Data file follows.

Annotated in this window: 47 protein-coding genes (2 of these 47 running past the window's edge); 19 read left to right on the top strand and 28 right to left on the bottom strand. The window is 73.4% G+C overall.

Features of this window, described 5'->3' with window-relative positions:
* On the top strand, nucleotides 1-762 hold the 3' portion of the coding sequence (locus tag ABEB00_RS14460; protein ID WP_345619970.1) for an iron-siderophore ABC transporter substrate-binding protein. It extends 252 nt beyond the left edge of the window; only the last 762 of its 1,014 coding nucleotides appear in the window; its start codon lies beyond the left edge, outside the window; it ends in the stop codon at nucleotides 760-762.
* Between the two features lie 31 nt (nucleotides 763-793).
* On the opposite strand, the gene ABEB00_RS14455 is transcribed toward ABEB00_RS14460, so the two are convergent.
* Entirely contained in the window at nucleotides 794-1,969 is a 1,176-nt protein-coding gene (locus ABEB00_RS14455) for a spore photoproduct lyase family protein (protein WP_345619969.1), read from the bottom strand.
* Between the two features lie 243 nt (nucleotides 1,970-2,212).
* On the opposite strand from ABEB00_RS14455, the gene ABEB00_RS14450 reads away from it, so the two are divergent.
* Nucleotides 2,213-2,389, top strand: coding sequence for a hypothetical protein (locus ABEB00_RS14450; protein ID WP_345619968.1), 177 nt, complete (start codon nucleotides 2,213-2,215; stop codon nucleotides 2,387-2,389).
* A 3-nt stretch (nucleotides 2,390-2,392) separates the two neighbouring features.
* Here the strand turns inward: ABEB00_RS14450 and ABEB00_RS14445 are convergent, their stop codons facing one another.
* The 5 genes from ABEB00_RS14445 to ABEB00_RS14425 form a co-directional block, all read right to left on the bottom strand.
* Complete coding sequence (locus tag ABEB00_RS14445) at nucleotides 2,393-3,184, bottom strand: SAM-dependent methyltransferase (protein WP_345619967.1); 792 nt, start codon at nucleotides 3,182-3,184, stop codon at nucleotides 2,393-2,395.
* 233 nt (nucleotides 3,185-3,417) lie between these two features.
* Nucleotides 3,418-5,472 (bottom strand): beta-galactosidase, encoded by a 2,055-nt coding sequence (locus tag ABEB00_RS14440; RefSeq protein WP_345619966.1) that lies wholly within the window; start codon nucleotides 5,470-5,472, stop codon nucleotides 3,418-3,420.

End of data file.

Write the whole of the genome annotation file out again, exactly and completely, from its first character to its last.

Annotated in this window: 47 protein-coding genes (2 of these 47 running past the window's edge); 19 read left to right on the top strand and 28 right to left on the bottom strand. The window is 73.4% G+C overall.

Features of this window, described 5'->3' with window-relative positions:
* On the top strand, nucleotides 1-762 hold the 3' portion of the coding sequence (locus tag ABEB00_RS14460; protein ID WP_345619970.1) for an iron-siderophore ABC transporter substrate-binding protein. It extends 252 nt beyond the left edge of the window; only the last 762 of its 1,014 coding nucleotides appear in the window; its start codon lies beyond the left edge, outside the window; it ends in the stop codon at nucleotides 760-762.
* Between the two features lie 31 nt (nucleotides 763-793).
* On the opposite strand, the gene ABEB00_RS14455 is transcribed toward ABEB00_RS14460, so the two are convergent.
* Entirely contained in the window at nucleotides 794-1,969 is a 1,176-nt protein-coding gene (locus ABEB00_RS14455) for a spore photoproduct lyase family protein (protein WP_345619969.1), read from the bottom strand.
* Between the two features lie 243 nt (nucleotides 1,970-2,212).
* On the opposite strand from ABEB00_RS14455, the gene ABEB00_RS14450 reads away from it, so the two are divergent.
* Nucleotides 2,213-2,389, top strand: coding sequence for a hypothetical protein (locus ABEB00_RS14450; protein ID WP_345619968.1), 177 nt, complete (start codon nucleotides 2,213-2,215; stop codon nucleotides 2,387-2,389).
* A 3-nt stretch (nucleotides 2,390-2,392) separates the two neighbouring features.
* Here the strand turns inward: ABEB00_RS14450 and ABEB00_RS14445 are convergent, their stop codons facing one another.
* The 5 genes from ABEB00_RS14445 to ABEB00_RS14425 form a co-directional block, all read right to left on the bottom strand.
* Complete coding sequence (locus tag ABEB00_RS14445) at nucleotides 2,393-3,184, bottom strand: SAM-dependent methyltransferase (protein WP_345619967.1); 792 nt, start codon at nucleotides 3,182-3,184, stop codon at nucleotides 2,393-2,395.
* 233 nt (nucleotides 3,185-3,417) lie between these two features.
* Nucleotides 3,418-5,472 (bottom strand): beta-galactosidase, encoded by a 2,055-nt coding sequence (locus tag ABEB00_RS14440; RefSeq protein WP_345619966.1) that lies wholly within the window; start codon nucleotides 5,470-5,472, stop codon nucleotides 3,418-3,420.